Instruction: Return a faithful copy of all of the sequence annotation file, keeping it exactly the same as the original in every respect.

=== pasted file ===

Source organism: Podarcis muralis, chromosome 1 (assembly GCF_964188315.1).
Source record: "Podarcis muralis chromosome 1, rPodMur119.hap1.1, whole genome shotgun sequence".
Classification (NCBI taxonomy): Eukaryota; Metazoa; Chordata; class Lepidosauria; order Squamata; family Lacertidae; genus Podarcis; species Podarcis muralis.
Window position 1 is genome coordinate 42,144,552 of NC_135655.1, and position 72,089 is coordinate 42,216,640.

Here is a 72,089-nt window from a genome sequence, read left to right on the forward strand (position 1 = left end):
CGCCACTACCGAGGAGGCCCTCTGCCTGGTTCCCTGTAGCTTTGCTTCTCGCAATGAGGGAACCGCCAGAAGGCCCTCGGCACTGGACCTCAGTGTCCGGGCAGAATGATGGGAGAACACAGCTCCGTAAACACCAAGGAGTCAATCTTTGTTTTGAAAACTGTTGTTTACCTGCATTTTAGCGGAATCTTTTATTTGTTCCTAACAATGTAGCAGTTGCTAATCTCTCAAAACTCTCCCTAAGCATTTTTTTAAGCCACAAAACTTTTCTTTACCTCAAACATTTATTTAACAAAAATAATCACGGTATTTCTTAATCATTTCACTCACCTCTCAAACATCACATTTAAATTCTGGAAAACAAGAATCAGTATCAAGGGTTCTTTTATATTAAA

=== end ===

Source organism: Podarcis muralis, chromosome 1 (assembly GCF_964188315.1).
Source record: "Podarcis muralis chromosome 1, rPodMur119.hap1.1, whole genome shotgun sequence".
Classification (NCBI taxonomy): Eukaryota; Metazoa; Chordata; class Lepidosauria; order Squamata; family Lacertidae; genus Podarcis; species Podarcis muralis.
Window position 1 is genome coordinate 42,144,552 of NC_135655.1, and position 72,089 is coordinate 42,216,640.

Here is a 72,089-nt window from a genome sequence, read left to right on the forward strand (position 1 = left end):
CGCCACTACCGAGGAGGCCCTCTGCCTGGTTCCCTGTAGCTTTGCTTCTCGCAATGAGGGAACCGCCAGAAGGCCCTCGGCACTGGACCTCAGTGTCCGGGCAGAATGATGGGAGAACACAGCTCCGTAAACACCAAGGAGTCAATCTTTGTTTTGAAAACTGTTGTTTACCTGCATTTTAGCGGAATCTTTTATTTGTTCCTAACAATGTAGCAGTTGCTAATCTCTCAAAACTCTCCCTAAGCATTTTTTTAAGCCACAAAACTTTTCTTTACCTCAAACATTTATTTAACAAAAATAATCACGGTATTTCTTAATCATTTCACTCACCTCTCAAACATCACATTTAAATTCTGGAAAACAAGAATCAGTATCAAGGGTTCTTTTATATTAAA